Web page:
Aligning IT security strategy and governance. Takeaways from the Beltug N-sight: 30 January 2020


New year, familiar problem: security! IT security risks constantly evolve and grow, so our defences must as well. Digitisation, with cloud as well as new technologies such as AI and IoT, has cemented security’s place as a vital layer in the organisation's infrastructure, and in the development of every application.


Creating, implementing, testing and aligning the IT security strategy is thus an issue that is spreading out and up, to every level of the company. During this session we heard about how to optimise resources for cyber resilience from Deloitte, how to validate security solutions from Davinsi Labs, and what new security challenges are raising their heads in the Domain Name System world. We wrapped up with a new tool from Beltug that can help you inform the company’s Board about information security risks, in order to align governance.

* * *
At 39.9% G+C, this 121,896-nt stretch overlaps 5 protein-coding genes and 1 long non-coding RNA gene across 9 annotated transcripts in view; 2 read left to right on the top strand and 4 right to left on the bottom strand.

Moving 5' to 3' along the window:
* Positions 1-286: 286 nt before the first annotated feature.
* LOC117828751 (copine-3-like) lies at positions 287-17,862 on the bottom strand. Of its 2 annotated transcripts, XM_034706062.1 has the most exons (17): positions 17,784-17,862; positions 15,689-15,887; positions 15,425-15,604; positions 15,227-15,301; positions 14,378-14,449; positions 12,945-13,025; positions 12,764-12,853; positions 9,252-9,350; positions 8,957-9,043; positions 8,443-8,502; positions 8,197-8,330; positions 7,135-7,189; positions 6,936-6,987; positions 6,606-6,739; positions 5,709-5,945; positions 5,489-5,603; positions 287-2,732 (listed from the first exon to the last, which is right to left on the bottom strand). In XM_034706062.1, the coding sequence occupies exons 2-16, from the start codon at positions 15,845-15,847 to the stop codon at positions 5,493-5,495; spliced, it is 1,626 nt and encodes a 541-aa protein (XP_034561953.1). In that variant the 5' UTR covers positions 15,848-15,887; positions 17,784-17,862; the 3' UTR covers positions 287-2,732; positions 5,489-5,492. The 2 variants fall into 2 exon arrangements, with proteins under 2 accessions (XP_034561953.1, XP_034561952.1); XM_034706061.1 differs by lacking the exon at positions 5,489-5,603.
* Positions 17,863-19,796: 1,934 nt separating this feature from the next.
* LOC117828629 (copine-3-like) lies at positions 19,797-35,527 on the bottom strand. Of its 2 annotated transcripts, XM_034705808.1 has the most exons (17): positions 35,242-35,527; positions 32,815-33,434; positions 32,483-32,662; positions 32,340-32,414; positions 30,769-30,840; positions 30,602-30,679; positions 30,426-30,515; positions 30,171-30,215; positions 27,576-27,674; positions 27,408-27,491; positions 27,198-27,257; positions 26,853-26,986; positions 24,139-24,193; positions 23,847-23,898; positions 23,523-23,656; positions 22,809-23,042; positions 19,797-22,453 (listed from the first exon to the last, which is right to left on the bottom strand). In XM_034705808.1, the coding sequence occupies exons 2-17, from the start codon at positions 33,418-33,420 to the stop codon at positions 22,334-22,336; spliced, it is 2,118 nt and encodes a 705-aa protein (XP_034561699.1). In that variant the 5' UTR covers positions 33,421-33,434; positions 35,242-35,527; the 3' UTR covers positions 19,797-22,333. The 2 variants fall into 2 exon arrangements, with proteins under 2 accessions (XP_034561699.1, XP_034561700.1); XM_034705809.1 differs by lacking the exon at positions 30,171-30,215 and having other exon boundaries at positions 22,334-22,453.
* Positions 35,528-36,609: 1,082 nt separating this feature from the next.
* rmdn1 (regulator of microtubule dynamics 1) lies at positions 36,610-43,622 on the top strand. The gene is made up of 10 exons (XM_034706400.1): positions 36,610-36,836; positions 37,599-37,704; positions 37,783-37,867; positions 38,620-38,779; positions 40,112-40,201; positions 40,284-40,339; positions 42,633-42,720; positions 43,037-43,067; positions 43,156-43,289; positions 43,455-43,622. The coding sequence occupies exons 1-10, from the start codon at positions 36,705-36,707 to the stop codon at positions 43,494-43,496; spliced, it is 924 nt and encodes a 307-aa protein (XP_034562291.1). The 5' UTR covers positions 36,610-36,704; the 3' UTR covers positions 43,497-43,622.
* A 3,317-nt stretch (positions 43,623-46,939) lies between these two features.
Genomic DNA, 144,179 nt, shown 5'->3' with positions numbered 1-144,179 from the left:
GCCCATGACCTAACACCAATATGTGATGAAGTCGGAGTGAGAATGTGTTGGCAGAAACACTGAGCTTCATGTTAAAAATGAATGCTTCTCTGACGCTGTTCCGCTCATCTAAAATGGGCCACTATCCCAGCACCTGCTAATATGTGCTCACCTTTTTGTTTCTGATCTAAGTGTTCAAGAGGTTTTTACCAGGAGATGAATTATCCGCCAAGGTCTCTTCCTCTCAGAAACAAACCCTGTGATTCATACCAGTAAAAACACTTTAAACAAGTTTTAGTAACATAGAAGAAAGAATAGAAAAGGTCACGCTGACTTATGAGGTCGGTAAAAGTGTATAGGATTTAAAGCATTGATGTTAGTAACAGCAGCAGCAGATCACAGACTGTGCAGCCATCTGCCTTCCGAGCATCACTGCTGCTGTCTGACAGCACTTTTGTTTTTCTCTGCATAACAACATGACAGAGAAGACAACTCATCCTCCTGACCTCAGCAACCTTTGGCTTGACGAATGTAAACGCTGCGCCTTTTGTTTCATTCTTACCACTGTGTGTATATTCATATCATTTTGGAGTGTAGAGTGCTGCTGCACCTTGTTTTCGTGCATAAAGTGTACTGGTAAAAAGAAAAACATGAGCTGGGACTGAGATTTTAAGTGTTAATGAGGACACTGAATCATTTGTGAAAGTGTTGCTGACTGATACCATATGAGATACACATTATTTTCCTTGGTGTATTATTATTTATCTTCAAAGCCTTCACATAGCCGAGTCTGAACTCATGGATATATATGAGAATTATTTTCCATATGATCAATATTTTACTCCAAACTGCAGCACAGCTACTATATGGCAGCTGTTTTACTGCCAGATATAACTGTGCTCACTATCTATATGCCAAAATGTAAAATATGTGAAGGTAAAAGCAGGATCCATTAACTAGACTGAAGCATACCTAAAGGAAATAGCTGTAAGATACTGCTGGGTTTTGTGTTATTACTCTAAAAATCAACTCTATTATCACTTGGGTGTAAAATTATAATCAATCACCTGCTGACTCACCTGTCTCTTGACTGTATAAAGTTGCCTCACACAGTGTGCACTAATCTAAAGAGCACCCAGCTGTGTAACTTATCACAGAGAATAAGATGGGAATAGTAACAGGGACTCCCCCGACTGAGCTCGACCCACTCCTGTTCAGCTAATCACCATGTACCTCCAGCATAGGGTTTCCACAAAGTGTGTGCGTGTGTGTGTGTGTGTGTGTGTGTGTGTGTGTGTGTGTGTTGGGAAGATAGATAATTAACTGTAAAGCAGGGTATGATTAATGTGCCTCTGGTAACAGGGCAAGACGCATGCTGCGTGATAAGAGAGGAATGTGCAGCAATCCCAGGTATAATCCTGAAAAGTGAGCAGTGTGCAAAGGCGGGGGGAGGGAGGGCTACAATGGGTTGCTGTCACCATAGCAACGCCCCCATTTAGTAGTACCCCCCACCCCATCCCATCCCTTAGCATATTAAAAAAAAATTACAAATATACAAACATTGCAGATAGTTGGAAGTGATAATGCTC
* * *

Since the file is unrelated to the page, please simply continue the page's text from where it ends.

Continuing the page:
The presentations from the N-sight are available for our members (after login). 


A strategic approach to managing cyber risk: business-driven and threat-based


Daria Bogush, Senior Cyber Security Consultant at Deloitte, took us back 10 years, to a time when business saw security as the exclusive domain of the IT department. Over time, this attitude shifted from the bottom-up, as we moved from the era of compliance, to risk, to complexity. But in any case, IT needs to enable the business, wherever it goes. And security can’t be a stumbling block anymore.


As complexity creates new challenges (slide 4), it is important to define priorities and strategies, and to understand the scope in order to ensure nothing is overlooked.